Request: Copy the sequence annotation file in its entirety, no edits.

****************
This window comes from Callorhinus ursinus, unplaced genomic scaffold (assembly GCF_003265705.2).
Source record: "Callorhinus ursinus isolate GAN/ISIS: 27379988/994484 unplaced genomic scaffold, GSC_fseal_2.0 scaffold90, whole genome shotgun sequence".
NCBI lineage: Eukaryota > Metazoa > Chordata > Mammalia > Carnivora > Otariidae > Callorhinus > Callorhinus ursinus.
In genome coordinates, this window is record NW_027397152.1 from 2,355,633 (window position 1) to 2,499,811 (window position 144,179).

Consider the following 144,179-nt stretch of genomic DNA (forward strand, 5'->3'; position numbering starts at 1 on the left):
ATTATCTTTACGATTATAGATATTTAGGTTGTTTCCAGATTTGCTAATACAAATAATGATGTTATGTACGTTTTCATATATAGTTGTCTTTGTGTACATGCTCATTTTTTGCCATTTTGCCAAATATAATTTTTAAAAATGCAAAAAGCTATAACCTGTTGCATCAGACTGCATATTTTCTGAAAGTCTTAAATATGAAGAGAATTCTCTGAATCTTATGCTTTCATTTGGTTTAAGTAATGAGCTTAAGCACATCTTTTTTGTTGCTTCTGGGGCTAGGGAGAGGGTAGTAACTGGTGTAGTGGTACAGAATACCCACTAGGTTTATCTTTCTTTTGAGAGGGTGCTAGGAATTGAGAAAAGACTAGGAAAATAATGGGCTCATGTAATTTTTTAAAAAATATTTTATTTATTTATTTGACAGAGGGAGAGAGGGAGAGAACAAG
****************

This window comes from Callorhinus ursinus, unplaced genomic scaffold (assembly GCF_003265705.2).
Source record: "Callorhinus ursinus isolate GAN/ISIS: 27379988/994484 unplaced genomic scaffold, GSC_fseal_2.0 scaffold90, whole genome shotgun sequence".
NCBI lineage: Eukaryota > Metazoa > Chordata > Mammalia > Carnivora > Otariidae > Callorhinus > Callorhinus ursinus.
In genome coordinates, this window is record NW_027397152.1 from 2,355,633 (window position 1) to 2,499,811 (window position 144,179).

Consider the following 144,179-nt stretch of genomic DNA (forward strand, 5'->3'; position numbering starts at 1 on the left):
ATTATCTTTACGATTATAGATATTTAGGTTGTTTCCAGATTTGCTAATACAAATAATGATGTTATGTACGTTTTCATATATAGTTGTCTTTGTGTACATGCTCATTTTTTGCCATTTTGCCAAATATAATTTTTAAAAATGCAAAAAGCTATAACCTGTTGCATCAGACTGCATATTTTCTGAAAGTCTTAAATATGAAGAGAATTCTCTGAATCTTATGCTTTCATTTGGTTTAAGTAATGAGCTTAAGCACATCTTTTTTGTTGCTTCTGGGGCTAGGGAGAGGGTAGTAACTGGTGTAGTGGTACAGAATACCCACTAGGTTTATCTTTCTTTTGAGAGGGTGCTAGGAATTGAGAAAAGACTAGGAAAATAATGGGCTCATGTAATTTTTTAAAAAATATTTTATTTATTTATTTGACAGAGGGAGAGAGGGAGAGAACAAG